The rule is named after billionaire Warren Buffett, who says he shouldn't pay a lower tax rate than his secretary. It was the second straight day the president asked for action on the rule.
"At a time when the share of national income flowing to the top 1 percent of people in this country has climbed to levels we haven't seen since the 1920s, these same folks are paying taxes at one of the lowest rates in 50 years," Obama told a crowd at the Eisenhower Executive Office Building that included business executives. "In fact, one in four millionaires pays a lower tax rate than millions of hardworking middle-class households. And while many millionaires do pay their fair share, some take advantage of loopholes and shelters that let them get away with paying no income taxes whatsoever -- and that's all perfectly legal under the system that we currently have."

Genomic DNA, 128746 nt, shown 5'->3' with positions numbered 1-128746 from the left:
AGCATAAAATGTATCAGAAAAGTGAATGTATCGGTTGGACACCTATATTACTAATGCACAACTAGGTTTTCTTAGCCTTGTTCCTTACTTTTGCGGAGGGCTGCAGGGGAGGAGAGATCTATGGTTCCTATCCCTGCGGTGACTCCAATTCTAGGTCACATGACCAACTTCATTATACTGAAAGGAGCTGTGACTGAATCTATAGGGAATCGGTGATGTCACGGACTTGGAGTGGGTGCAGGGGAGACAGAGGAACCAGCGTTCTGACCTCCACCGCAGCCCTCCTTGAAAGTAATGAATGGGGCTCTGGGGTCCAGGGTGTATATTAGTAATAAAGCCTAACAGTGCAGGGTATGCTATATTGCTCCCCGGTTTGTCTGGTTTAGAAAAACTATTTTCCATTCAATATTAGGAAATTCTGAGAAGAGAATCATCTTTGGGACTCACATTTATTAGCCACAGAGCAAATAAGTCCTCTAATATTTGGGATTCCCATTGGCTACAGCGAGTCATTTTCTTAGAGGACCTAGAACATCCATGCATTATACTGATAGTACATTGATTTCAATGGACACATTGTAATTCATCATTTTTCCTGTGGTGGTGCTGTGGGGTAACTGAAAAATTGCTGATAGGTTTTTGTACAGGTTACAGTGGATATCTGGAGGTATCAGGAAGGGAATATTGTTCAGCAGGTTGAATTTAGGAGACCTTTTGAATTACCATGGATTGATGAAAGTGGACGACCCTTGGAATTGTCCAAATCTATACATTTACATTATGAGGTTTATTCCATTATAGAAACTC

Obama said it wasn't a question of redistributing wealth, but of fairness.
"Next week, members of Congress are going to have a chance to vote on what we call the Buffett rule," the president said. "And it's simple: If you make more money -- more than $1 million a year, not if you have $1 million, but if you make more than $1 million a year -- you should pay at least the same percentage of your income in taxes as middle-class families do. If on the other hand, you make less than $250,000 a year -- like 98 percent of American families do -- your taxes shouldn't go up."
Obama said, "We just need some of the Republican politicians here in Washington to get on board with where the country is."
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